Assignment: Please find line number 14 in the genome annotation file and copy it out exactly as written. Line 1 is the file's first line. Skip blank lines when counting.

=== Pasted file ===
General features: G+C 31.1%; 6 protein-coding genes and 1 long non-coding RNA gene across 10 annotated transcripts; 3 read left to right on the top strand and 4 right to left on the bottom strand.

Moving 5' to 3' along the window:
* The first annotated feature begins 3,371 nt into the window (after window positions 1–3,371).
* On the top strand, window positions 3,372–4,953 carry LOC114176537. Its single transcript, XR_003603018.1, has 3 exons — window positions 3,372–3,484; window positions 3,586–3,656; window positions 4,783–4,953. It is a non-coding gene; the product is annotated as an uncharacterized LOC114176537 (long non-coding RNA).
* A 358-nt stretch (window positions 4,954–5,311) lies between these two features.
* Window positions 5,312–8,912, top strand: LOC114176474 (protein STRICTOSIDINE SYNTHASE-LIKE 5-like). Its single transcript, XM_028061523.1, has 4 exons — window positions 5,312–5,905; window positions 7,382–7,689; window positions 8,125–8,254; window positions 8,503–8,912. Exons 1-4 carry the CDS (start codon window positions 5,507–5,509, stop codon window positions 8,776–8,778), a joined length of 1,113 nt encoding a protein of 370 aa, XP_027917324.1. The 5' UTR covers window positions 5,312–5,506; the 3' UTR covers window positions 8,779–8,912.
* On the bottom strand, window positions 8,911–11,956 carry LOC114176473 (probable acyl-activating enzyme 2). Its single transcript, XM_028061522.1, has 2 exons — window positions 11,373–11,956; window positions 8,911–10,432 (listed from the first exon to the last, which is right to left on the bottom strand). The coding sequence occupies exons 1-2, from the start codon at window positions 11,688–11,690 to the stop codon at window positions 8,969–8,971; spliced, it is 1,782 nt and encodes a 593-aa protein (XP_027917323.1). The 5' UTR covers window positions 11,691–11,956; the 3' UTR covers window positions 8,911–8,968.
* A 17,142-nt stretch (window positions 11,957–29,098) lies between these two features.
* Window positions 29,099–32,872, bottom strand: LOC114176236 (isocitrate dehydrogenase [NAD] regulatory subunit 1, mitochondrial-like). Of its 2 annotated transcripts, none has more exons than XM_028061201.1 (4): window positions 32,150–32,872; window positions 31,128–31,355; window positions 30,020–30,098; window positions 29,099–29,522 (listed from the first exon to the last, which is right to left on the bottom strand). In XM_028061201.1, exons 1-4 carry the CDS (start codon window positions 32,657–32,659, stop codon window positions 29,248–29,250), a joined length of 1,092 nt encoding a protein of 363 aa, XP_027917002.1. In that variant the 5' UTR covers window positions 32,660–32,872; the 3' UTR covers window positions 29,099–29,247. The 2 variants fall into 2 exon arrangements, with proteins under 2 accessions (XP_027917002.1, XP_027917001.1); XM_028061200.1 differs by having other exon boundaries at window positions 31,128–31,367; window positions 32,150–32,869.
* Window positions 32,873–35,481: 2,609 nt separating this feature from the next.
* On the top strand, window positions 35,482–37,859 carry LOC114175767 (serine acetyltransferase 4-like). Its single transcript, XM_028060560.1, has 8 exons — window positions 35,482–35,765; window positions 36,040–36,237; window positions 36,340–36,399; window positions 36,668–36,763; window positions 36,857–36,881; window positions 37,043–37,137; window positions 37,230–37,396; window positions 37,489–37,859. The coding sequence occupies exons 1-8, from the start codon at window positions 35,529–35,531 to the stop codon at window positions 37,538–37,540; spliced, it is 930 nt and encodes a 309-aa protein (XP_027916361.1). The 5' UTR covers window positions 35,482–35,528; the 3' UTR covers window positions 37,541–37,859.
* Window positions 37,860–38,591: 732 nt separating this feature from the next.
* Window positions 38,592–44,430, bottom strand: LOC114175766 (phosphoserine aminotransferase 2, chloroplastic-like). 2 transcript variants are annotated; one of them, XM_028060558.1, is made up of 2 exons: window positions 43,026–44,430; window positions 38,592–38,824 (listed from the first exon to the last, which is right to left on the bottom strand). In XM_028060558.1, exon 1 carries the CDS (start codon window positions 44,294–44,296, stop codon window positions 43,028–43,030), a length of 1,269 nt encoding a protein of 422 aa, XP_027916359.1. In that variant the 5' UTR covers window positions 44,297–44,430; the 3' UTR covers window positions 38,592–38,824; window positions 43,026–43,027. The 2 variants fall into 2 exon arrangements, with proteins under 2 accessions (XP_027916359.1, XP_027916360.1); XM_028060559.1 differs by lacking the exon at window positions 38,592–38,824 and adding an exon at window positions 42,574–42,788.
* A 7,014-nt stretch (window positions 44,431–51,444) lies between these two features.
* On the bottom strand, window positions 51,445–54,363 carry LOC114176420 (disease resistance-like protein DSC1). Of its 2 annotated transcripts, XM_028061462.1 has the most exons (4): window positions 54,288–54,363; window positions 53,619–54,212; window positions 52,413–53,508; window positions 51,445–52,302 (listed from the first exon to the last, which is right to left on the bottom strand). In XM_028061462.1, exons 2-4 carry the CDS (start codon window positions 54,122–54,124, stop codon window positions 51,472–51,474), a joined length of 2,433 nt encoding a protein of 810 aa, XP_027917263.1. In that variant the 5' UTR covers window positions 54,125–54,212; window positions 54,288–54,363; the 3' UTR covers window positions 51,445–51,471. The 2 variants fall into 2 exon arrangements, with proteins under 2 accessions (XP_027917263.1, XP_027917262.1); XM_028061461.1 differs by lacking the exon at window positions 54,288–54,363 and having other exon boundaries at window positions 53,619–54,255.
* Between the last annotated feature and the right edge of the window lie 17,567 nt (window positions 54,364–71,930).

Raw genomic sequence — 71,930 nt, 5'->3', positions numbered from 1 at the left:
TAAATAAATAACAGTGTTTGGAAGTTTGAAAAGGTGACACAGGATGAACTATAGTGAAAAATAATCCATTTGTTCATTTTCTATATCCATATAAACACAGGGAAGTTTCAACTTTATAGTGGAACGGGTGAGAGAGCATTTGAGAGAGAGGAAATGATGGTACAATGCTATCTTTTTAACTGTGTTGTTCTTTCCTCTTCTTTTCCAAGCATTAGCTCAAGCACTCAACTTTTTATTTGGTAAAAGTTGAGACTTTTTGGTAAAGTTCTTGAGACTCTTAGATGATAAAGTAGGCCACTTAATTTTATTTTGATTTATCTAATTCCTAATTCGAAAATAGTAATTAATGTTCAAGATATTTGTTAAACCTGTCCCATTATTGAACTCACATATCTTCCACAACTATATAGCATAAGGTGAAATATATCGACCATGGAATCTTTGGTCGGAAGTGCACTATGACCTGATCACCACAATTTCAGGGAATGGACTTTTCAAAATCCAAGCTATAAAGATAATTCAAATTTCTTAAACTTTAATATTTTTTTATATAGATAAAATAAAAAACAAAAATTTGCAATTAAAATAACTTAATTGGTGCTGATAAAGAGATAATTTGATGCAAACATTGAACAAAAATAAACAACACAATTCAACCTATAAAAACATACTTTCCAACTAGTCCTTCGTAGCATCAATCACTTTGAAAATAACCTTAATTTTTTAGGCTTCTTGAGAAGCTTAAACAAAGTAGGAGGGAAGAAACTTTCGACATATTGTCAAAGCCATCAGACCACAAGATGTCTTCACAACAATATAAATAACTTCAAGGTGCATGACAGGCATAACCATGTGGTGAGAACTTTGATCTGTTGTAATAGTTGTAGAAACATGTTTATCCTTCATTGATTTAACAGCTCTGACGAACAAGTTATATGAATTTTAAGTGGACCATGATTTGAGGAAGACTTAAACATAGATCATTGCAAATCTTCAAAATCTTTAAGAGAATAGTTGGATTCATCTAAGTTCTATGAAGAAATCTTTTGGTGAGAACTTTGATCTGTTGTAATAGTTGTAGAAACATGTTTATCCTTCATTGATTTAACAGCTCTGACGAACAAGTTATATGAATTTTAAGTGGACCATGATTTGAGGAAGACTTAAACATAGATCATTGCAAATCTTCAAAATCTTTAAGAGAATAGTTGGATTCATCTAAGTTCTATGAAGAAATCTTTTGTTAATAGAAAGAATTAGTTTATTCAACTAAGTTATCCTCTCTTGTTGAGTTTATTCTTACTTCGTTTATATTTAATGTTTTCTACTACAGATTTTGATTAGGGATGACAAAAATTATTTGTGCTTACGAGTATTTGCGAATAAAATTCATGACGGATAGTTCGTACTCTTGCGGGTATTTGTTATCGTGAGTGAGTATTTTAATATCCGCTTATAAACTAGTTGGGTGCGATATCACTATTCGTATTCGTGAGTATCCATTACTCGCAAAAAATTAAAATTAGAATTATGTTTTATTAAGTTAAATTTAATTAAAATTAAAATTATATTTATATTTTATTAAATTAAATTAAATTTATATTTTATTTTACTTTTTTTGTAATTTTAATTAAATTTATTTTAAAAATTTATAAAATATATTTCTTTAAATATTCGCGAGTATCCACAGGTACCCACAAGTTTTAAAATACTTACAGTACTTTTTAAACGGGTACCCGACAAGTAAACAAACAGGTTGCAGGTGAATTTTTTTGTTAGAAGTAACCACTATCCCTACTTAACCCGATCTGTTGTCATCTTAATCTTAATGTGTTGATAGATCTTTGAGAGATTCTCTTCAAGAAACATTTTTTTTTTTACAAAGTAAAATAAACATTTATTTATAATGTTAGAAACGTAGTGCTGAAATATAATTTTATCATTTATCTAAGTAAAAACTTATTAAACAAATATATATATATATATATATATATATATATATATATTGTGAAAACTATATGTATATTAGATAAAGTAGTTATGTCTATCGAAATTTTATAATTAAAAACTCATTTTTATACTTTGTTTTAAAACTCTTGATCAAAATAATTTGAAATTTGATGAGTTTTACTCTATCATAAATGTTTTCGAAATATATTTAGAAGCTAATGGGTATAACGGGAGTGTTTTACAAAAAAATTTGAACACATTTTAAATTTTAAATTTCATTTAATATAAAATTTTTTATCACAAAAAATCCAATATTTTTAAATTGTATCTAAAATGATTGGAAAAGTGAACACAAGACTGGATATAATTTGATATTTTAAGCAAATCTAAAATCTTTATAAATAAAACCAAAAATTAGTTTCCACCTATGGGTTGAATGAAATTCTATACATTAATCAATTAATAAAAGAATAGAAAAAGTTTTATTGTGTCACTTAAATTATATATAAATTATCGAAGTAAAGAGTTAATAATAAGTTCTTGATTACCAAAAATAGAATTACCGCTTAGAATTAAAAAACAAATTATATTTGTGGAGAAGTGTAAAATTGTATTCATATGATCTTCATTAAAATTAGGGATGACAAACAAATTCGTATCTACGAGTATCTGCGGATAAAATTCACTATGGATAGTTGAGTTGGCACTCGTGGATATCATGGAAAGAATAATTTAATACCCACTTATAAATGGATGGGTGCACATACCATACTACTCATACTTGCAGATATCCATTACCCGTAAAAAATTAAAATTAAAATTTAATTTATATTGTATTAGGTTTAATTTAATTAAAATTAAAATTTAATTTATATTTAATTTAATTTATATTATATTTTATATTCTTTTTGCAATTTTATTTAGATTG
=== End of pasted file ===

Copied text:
* A 7,014-nt stretch (window positions 44,431–51,444) lies between these two features.